|Italeri 1/48 FIAT CR.42
AOI Aces Mount
by Jean 'Monnet' Barby
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|Designed as an interim fighter until the Italian monoplane fighters were available in sufficient numbers, the Fiat CR.42 was a modern biplane fighter that served the Regia Aeronautica in a multitude of roles including fighter, ground attack and night fighter duties. The Fiat CR.42 was also used by several foreign air forces who put the plane to good use and production was even resumed by the Germans in 1944.
The Fiat CR.42 represented the culmination of a design formula that had begun in the 1920s. Designed by Celestino Rosatelli, the Fiat CR.42 was an aerodynamically refined aircraft, its clean lines hinted at what might have been had the fighter developed along the same lines as the Grumman F4F Wildcat; the F4F having started out life as a biplane. The Fiat CR.42 was used as a fighter by the Regia Aeronautica in the early phases of WWII over France, the English Channel, Greece and North Africa. The Fiat CR.42 was also deployed to East Africa (Africa Orientale Italiana AOI) in two squadrons (412a Sq., 413a Sq.) and there the Fiat CR.42 would rack up impressive dog fighting statistics eventually yielding the highest scoring biplane ace of WWII, Mario Visintini (17 confirmed and 2 shared destroyed, 1 probable, 32 shared destroyed on the ground).
A highly respected aviator by both sides, Mario Visintini caught the imagination of the Italian public in a dramatic rescue. On 12 December the 412a Squadriglia launched an attack on the advanced airstrip at Gaz Regeb. On this day a SM.79 flown by Tenente Colonello Liberati led five CR.42s over the airfield, three of the CR.42s making an attack on parked Hawker Hardys destroying K4053, K4308, K4055 and K4307. Capitan Raffi, CO of the 412a Squadriglia, while making an attack on one aircraft on the ground was hit in turn in the oil sump by ground fire from the Sudan Defence Force detachment guarding the airfield. Trailing smoke, Raffi turned to base, however the engine seized immediately forcing him to land his aircraft just outside the airfield. Under fire, Tenente Visintini landed alongside his COs plane, took his CO aboard (seated on Raffi’s knees) after dispensing with his parachute, he took off setting fire to the crippled COs CR.42. Visintini and Raffi both returned safely to Asmara.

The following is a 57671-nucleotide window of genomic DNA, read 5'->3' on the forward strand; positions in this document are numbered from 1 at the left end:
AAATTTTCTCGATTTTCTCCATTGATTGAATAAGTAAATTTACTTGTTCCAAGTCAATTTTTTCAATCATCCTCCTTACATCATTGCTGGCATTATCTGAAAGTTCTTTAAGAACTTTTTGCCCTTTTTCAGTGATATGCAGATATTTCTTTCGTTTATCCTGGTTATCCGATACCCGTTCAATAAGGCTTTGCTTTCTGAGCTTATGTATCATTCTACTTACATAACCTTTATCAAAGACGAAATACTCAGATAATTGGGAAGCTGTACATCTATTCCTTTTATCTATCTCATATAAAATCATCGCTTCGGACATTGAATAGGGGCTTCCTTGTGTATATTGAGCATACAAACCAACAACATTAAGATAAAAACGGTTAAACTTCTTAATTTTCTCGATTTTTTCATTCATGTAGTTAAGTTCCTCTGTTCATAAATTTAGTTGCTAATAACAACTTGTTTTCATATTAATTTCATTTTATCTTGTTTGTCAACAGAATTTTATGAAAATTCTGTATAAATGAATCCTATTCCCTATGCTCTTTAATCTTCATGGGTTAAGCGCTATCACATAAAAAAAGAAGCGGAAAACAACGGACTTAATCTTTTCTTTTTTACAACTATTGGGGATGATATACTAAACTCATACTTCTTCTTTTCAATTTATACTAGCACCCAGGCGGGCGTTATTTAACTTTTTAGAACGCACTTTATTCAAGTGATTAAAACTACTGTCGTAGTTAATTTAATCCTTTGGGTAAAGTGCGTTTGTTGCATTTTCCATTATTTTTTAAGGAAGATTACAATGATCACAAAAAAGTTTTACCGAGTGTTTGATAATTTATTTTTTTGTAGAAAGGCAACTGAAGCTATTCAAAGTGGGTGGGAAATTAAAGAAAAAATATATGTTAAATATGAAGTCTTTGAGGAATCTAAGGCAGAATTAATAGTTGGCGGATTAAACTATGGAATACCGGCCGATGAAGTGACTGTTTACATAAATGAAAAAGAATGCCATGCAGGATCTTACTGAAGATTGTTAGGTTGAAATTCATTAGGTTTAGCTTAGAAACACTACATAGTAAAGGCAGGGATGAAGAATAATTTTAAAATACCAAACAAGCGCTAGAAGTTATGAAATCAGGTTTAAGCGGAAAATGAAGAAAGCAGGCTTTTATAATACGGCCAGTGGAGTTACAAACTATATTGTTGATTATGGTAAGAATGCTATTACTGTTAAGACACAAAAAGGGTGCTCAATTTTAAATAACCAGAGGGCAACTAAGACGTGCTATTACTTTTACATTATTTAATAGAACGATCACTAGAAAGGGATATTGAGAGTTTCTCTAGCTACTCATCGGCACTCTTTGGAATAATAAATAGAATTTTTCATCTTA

Visintini and Raffi on their safe return to Asmara
On 16 January 1941 Visintini was promoted to Capitan and was made Commander of 412a Squadriglia. On 10 February after completing a ground attack mission near Keren, and after destroying a Hurricane while flying over the area of Sabarguma searching for two missing airmen, Visintini accidentally crashed his aircraft into a mountain under low visibility conditions. Visintini was 26 years old.
Aircraft: Fiat CR.42
Manufacturer: FIAT S.A.
Engine: FIAT A.74 RC 38, 14-cyclinder radial, air-cooled, 870hp
Wingspan: 31 ft 10 in (9.70 m)
Length: 27 ft 3 in (8.30 m)
Height: 10 ft 10 in (3.30 m)
Weight: 5,060 lb (2,295 kg) (Loaded)
Maximum Speed: 273 mph (440 km/h) at 19,685 ft (6,000 m)
Ceiling: 34,450 ft (10,500 m)
Range: 490 miles (785 km)
Armament: 2 x 12.7mm SAFAT machine guns; 2 x 220.5 lb (100 kg) bombs
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STORMO! © 2008
This is the excellent Italeri Kit and little needs to be said about this kit. The kit is accurate and models the rear exhaust oil coolers correctly. The model was commisioned by an aviation enthusiast. Model Master Italian yellow camo works like a charm for GM3. The other colors used were good old H302 from Gunze for VM and Mr. Kit for Marrone Mimetico (the correct red shade). Stormo Decals Italian WWII Aces Part I were used to do Mario Visintini's machine.